“If it affects you, it affects me,” he said highlighting his commitment to representing his constituents.

Ardy Kassakhian was elected Glendale City Clerk in 2005, the youngest Glendalian elected to that office.

“I love this city,” he told the crowd. “I learned to ride my bicycle on Cedar Street and took my driver’s test at the DMV on Glenoaks. Many of my classmates left Glendale.”

He outlined his goals for keeping Glendale as a choice for people who want to live here, fighting overdevelopment, and building a “brighter future for all our children.”

William Keshishyan offers himself as a “youthful, fresh face,” armed with current urban planning and policy education from the USC Sol Price School of Public Policy.

“I’ve started three businesses here, employ more than 180 local residents,” he said. Keshishyan believes more focus is needed on planning how the city grows and develops and delivers services.

Leonard Manoukian has been a planning commissioner, community and political leader and advocate, and AYSO coach for many years. An attorney for the state, he views the recent and current development in Glendale as the wrong kind and claims that his greatest strength is that he is “not an incumbent.” Manoukian envisions a “brand new approach to the way it’s been done before.”

Susan Wolfson works in municipal finance for the city of La Cañada Flintridge and is a CPA. What she hears as the top issues are traffic, safety, overdevelopment, and said her campaign goals are aimed at “working to protect the quality of life here in Glendale.”

One of the first questions asked was about city services, suggesting problems because code enforcement is complaint-driven rather than proactive, limited by reduced staffing.

“A telephone call will do the job,” someone answered, not necessarily responsive to the question.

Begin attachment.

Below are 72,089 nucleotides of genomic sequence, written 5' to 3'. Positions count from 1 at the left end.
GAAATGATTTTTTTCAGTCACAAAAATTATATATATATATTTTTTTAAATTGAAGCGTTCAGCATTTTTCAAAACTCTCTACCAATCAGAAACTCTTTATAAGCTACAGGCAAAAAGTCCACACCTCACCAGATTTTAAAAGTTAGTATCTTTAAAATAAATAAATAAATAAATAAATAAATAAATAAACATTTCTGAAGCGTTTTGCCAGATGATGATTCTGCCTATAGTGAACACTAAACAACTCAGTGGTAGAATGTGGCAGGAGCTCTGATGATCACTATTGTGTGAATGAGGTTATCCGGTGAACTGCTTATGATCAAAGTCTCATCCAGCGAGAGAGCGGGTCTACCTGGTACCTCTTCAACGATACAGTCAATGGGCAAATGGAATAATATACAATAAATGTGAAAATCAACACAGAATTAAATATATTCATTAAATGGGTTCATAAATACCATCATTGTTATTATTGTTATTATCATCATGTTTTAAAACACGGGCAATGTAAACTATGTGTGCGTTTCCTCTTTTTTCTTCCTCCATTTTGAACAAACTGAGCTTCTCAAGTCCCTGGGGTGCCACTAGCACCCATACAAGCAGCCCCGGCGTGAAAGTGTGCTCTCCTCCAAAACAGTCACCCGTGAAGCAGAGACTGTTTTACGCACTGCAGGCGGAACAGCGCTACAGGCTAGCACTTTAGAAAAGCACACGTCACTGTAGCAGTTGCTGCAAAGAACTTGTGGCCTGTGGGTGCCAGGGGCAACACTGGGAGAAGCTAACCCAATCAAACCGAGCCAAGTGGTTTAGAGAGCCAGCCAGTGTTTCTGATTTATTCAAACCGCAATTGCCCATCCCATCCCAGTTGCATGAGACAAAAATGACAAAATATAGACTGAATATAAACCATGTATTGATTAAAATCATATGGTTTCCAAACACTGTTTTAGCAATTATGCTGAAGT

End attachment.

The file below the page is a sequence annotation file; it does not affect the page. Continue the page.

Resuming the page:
Tentative city plans for franchising the collection of commercial and multi-family trash came up early in the back and forth.

Devine commented, “There’s been no decision about trash being outsourced,” acknowledging that workers are “afraid for their jobs. We don’t have enough trash drivers – they’re calling in sick and such.”

“On strike unofficially,” several murmured across the audience.

Gharpetian replied to a question about district elections (currently Glendale votes for councilmember at-large, not by localized districts).

“I’m not in favor. As it is now, I can go to five council people. With districts, I would only have one [person] to call,” he said.

Kassakhian answered a question about encouraging home ownership. Wolfson posited that the city could not “build our way out” of its current housing challenges. Keshishyan wants to provide guarantees to landlords to incentivize building and renting to tenants of modest means. Manoukian urges a comprehensive plan to protect the city from state overreach such as SB50. The only way to keep the state out of local planning, he implored, is to have fulsome local plans.

The Northwest Glendale Homeowners Association does not make endorsements, Engel explained. They host a forum for every local election, candidate or issue, and publicize them widely.

“You come here, you listen, you make up your own mind,” he said.